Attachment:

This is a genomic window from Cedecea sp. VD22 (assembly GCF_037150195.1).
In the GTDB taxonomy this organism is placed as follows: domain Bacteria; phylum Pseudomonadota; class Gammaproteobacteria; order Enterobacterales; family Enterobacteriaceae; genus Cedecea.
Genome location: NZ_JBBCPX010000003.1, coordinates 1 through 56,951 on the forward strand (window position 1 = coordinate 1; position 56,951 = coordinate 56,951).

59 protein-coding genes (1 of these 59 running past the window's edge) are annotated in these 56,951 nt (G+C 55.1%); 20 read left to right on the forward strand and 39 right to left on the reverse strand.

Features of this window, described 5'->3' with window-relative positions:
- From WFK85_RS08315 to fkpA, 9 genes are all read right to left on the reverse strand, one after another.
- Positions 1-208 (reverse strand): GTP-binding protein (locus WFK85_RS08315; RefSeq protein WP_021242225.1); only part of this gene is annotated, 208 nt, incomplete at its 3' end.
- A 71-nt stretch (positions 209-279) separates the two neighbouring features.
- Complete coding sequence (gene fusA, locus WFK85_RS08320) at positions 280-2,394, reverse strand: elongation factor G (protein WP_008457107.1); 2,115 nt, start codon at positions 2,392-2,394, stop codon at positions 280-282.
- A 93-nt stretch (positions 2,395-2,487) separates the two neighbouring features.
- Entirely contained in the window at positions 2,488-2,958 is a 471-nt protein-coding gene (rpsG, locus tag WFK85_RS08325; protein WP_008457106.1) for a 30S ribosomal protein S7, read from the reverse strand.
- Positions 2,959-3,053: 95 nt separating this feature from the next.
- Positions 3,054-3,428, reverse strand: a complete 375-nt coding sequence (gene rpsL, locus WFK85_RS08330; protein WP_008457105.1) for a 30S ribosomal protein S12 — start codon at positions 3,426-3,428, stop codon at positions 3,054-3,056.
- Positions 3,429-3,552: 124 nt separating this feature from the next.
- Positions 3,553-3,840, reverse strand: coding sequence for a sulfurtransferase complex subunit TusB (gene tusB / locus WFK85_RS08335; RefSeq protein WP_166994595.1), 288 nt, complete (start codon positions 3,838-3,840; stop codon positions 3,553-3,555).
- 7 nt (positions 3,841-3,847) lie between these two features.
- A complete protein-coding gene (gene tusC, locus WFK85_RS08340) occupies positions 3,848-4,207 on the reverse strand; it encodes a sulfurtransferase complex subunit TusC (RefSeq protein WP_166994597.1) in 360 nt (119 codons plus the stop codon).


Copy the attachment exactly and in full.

This is a genomic window from Cedecea sp. VD22 (assembly GCF_037150195.1).
In the GTDB taxonomy this organism is placed as follows: domain Bacteria; phylum Pseudomonadota; class Gammaproteobacteria; order Enterobacterales; family Enterobacteriaceae; genus Cedecea.
Genome location: NZ_JBBCPX010000003.1, coordinates 1 through 56,951 on the forward strand (window position 1 = coordinate 1; position 56,951 = coordinate 56,951).

59 protein-coding genes (1 of these 59 running past the window's edge) are annotated in these 56,951 nt (G+C 55.1%); 20 read left to right on the forward strand and 39 right to left on the reverse strand.

Features of this window, described 5'->3' with window-relative positions:
- From WFK85_RS08315 to fkpA, 9 genes are all read right to left on the reverse strand, one after another.
- Positions 1-208 (reverse strand): GTP-binding protein (locus WFK85_RS08315; RefSeq protein WP_021242225.1); only part of this gene is annotated, 208 nt, incomplete at its 3' end.
- A 71-nt stretch (positions 209-279) separates the two neighbouring features.
- Complete coding sequence (gene fusA, locus WFK85_RS08320) at positions 280-2,394, reverse strand: elongation factor G (protein WP_008457107.1); 2,115 nt, start codon at positions 2,392-2,394, stop codon at positions 280-282.
- A 93-nt stretch (positions 2,395-2,487) separates the two neighbouring features.
- Entirely contained in the window at positions 2,488-2,958 is a 471-nt protein-coding gene (rpsG, locus tag WFK85_RS08325; protein WP_008457106.1) for a 30S ribosomal protein S7, read from the reverse strand.
- Positions 2,959-3,053: 95 nt separating this feature from the next.
- Positions 3,054-3,428, reverse strand: a complete 375-nt coding sequence (gene rpsL, locus WFK85_RS08330; protein WP_008457105.1) for a 30S ribosomal protein S12 — start codon at positions 3,426-3,428, stop codon at positions 3,054-3,056.
- Positions 3,429-3,552: 124 nt separating this feature from the next.
- Positions 3,553-3,840, reverse strand: coding sequence for a sulfurtransferase complex subunit TusB (gene tusB / locus WFK85_RS08335; RefSeq protein WP_166994595.1), 288 nt, complete (start codon positions 3,838-3,840; stop codon positions 3,553-3,555).
- 7 nt (positions 3,841-3,847) lie between these two features.
- A complete protein-coding gene (gene tusC, locus WFK85_RS08340) occupies positions 3,848-4,207 on the reverse strand; it encodes a sulfurtransferase complex subunit TusC (RefSeq protein WP_166994597.1) in 360 nt (119 codons plus the stop codon).